NIST seeks feedback on draft Cybersecurity Framework 2.0 - The release of this draft is a critical opportunity for organizations to provide input on the Cybersecurity Framework 2.0 before NIST finalizes it for publication in early 2024.

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The National Institute of Standards and Technology (NIST) seeks feedback on a draft version of its influential cybersecurity guidance, the Cybersecurity Framework (CSF) 2.0. Updates include an expansion of the CSF’s scope, the addition of a new “govern” function as a pillar of a holistic cybersecurity program, and additional guidance on implementing the CSF. NIST asks whether the draft addresses current and future cybersecurity challenges, requests ideas on how to present changes between version 1.1 and 2.0, and encourages suggestions for improvements to the draft. Feedback on the draft is due Friday, November 4, 2023.

What is the CSF and why is it important?

The CSF, first published in 2014 and last updated in 2018, is a set of guidelines developed by NIST for understanding, managing, reducing and communicating cybersecurity risks. The CSF is used broadly within the federal government (and its contractors) and, although it is voluntary for the private sector, it has been yielding more influence throughout industry. Businesses may view the CSF as an important baseline for cybersecurity program measurement and a helpful tool in managing cybersecurity risks. Board members are increasingly encouraged to seek updates on the state of management’s cybersecurity program through the lens of the CSF – and in particularly, publicly traded companies in the US may look to the CSF to help explain their cybersecurity program and risk management activities in response to the new SEC final rule. Courts may use the CSF to inform the applicable standard of care for certain organizations, and some regulators have mapped their own cybersecurity rules to the CSF.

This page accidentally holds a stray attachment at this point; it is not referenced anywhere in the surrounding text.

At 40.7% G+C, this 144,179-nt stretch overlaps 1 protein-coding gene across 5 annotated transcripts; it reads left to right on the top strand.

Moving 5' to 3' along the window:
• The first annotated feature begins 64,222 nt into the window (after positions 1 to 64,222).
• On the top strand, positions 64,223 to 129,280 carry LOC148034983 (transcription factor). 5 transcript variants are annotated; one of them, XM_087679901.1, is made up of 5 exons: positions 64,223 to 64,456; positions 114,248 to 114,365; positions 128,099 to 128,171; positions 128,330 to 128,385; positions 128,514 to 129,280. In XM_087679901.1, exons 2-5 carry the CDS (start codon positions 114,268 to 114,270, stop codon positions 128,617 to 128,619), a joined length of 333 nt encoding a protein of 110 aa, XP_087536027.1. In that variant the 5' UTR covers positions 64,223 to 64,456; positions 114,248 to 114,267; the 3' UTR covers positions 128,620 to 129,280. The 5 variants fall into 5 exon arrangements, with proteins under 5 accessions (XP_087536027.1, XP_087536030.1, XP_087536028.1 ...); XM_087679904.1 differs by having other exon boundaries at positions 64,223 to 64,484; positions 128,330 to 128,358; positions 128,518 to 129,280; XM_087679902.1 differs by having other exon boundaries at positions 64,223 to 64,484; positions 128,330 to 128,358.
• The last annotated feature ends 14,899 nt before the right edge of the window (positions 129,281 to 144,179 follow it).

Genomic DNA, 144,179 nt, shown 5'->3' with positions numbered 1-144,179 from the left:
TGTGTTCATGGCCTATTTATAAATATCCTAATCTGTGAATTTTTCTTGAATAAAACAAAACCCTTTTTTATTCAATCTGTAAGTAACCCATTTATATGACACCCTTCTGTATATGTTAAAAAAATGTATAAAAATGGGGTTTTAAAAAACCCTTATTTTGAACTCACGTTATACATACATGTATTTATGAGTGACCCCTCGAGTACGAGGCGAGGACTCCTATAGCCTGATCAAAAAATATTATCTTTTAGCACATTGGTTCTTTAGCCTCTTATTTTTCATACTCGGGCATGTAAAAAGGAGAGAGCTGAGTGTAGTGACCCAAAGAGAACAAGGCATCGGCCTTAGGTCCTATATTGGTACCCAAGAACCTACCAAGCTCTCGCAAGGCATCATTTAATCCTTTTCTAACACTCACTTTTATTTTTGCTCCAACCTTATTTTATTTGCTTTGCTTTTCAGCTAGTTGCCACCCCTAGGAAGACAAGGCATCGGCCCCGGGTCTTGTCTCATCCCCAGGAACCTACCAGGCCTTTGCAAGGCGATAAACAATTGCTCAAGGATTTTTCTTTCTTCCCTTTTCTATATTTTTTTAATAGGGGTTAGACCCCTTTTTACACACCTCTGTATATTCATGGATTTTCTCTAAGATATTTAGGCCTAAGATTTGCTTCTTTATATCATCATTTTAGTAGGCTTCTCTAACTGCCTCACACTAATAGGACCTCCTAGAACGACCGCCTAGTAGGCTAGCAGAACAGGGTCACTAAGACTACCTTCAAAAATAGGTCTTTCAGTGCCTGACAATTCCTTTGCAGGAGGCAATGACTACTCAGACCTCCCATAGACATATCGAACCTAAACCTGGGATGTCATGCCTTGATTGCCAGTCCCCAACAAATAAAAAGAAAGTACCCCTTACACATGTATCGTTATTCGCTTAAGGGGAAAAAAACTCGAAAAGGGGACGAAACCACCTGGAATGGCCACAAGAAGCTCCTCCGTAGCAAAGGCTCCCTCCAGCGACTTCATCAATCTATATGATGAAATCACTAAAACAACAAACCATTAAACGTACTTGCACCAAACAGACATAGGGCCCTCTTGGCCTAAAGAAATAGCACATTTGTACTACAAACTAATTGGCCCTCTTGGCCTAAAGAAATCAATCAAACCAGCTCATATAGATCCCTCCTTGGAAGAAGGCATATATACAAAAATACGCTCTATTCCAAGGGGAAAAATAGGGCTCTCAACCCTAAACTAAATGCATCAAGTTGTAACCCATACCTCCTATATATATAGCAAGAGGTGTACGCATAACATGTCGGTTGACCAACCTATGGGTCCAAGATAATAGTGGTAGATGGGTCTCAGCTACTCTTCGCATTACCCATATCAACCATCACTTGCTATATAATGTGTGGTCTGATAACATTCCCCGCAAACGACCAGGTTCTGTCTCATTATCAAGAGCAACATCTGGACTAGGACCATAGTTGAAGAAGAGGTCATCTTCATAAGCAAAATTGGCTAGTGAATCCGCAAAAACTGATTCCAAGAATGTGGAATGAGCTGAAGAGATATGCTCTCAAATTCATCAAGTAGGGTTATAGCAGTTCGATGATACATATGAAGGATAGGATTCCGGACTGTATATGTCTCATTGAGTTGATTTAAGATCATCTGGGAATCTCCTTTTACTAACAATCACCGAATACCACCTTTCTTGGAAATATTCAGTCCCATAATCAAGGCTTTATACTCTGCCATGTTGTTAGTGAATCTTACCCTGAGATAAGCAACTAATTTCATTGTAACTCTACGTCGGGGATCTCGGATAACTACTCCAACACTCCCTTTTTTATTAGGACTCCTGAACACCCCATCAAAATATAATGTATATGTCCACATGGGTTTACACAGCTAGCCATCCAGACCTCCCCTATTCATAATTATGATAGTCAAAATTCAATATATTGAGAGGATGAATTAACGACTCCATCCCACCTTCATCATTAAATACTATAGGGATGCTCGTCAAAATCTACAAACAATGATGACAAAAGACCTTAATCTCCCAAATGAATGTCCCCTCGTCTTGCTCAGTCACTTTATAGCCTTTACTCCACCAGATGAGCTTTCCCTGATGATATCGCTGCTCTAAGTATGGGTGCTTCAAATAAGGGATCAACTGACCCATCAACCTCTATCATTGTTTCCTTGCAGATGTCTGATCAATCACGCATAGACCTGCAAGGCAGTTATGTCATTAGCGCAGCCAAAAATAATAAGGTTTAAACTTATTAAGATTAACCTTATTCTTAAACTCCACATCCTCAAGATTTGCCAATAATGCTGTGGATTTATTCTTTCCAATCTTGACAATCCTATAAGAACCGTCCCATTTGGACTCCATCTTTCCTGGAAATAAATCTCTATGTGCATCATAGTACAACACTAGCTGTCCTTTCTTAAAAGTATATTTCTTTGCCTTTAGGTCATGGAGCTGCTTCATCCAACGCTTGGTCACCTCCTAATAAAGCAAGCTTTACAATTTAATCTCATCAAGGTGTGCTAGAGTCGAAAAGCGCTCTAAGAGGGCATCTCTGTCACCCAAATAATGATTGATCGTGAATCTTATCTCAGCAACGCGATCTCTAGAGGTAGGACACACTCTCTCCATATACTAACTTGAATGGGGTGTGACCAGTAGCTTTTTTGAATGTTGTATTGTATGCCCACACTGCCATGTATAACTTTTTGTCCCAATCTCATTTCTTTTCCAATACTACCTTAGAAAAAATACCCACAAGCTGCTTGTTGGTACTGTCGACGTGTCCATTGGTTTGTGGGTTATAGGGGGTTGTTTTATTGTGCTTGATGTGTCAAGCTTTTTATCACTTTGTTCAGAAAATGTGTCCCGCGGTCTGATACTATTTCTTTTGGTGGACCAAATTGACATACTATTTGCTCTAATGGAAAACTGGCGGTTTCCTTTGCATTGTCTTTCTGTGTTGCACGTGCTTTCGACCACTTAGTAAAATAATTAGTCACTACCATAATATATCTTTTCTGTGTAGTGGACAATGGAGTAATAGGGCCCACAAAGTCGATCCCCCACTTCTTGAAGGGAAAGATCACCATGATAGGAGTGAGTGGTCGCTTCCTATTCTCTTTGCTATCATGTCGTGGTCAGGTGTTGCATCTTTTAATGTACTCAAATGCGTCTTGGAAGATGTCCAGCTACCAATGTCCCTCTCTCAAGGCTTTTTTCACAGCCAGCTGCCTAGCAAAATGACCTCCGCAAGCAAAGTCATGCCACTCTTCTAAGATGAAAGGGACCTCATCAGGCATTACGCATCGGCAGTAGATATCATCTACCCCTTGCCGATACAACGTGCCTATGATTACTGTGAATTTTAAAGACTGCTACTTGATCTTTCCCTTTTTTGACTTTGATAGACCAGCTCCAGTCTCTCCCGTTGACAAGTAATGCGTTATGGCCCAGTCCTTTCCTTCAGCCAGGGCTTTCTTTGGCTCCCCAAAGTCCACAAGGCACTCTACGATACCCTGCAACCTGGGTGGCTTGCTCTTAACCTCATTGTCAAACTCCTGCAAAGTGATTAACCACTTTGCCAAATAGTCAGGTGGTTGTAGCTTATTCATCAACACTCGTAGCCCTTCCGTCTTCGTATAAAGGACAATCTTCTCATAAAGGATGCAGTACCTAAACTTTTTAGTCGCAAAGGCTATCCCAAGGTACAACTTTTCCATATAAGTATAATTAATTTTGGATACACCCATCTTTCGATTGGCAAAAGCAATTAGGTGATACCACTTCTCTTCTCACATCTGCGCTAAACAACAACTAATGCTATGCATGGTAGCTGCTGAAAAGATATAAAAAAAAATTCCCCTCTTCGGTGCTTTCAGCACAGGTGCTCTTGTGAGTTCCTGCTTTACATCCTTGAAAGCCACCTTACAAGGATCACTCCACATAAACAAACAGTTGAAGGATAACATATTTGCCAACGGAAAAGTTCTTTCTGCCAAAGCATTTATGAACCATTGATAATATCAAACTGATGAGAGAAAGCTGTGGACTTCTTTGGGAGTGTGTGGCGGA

NIST’s release of the draft CSF 2.0 is the final opportunity for interested parties to submit feedback on the text before the document is finalized in early 2024. See our previous discussionon NIST’s Journey to CSF 2.0.

What is changing?

NIST has released a draft Version 2.0 of the CSF which makes updates to Version 1.1 based on feedback from industry stakeholders, nonprofits, government, individuals, and academics. A summary of the changes follows.

  • Emphasis on cybersecurity governance, cybersecurity supply chain risk management, and recovery.

    • The CSF previously described the main pillars of a successful and holistic cybersecurity program using five main functions: identify, protect, detect, respond and recover. The draft adds a sixth function, the govern function, which covers how an organization can make and execute its own internal decisions to support its cybersecurity strategy.

    • Updated guidance reflects the latest NIST guidance and practices related to cybersecurity supply chain risk management and secure software development.

    • The recovery function has had several new subcategories regarding backups and restoration activities.

    • The focus on people, process, and technology is expanded throughout the implementation of the CSF.

  • Additional guidance on CSF implementation and tailoring for risk.